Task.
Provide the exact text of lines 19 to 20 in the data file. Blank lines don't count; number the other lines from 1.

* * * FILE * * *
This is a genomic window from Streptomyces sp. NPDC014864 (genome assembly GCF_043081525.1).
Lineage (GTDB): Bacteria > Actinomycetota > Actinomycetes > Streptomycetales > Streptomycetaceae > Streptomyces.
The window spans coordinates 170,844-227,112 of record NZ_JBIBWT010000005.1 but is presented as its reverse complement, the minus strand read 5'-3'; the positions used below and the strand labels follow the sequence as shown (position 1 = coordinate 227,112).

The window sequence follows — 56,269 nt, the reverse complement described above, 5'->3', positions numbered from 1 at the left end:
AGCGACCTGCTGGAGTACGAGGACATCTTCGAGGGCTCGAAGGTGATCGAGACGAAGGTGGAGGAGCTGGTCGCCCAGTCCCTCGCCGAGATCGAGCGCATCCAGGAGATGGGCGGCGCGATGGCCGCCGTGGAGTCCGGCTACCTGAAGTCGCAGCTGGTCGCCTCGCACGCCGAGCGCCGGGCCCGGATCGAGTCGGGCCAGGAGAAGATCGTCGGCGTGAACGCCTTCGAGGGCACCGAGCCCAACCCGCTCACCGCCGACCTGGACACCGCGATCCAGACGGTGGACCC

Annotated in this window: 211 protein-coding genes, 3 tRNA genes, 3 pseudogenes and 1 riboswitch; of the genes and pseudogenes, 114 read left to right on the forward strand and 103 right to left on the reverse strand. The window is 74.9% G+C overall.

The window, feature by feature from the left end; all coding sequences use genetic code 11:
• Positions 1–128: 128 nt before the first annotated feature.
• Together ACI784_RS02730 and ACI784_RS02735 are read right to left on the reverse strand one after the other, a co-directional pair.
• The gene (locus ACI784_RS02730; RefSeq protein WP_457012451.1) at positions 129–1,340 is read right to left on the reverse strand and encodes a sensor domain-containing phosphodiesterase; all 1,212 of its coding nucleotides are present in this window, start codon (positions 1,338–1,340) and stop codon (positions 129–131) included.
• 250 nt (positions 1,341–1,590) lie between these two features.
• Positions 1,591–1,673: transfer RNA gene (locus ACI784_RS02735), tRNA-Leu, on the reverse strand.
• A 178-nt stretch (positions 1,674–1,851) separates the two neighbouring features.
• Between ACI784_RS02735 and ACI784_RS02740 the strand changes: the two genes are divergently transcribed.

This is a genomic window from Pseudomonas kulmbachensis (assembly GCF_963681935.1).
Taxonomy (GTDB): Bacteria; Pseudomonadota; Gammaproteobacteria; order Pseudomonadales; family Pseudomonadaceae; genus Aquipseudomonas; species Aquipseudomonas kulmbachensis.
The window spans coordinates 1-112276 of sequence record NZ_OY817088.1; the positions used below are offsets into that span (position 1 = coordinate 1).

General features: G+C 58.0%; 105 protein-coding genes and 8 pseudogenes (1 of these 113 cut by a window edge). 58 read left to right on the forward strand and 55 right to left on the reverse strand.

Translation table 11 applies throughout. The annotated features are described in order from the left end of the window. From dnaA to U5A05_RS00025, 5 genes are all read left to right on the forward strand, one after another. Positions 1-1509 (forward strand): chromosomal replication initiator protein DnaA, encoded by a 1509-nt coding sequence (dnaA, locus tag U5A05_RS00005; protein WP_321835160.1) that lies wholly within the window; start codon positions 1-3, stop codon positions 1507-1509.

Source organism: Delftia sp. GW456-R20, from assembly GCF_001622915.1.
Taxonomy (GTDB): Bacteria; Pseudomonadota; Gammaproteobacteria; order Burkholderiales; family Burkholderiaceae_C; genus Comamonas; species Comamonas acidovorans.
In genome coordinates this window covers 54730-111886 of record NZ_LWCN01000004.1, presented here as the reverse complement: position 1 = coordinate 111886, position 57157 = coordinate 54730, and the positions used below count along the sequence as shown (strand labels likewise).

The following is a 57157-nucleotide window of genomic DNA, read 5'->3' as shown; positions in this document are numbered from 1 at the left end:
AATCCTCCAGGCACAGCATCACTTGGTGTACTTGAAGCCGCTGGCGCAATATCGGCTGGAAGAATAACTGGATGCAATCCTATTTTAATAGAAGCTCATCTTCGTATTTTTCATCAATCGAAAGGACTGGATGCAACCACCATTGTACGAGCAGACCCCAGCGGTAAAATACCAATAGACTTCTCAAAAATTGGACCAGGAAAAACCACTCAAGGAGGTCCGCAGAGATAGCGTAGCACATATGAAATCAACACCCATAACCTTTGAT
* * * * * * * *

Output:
Translation table 11 applies throughout. The annotated features are described in order from the left end of the window. From dnaA to U5A05_RS00025, 5 genes are all read left to right on the forward strand, one after another. Positions 1-1509 (forward strand): chromosomal replication initiator protein DnaA, encoded by a 1509-nt coding sequence (dnaA, locus tag U5A05_RS00005; protein WP_321835160.1) that lies wholly within the window; start codon positions 1-3, stop codon positions 1507-1509.

Source organism: Delftia sp. GW456-R20, from assembly GCF_001622915.1.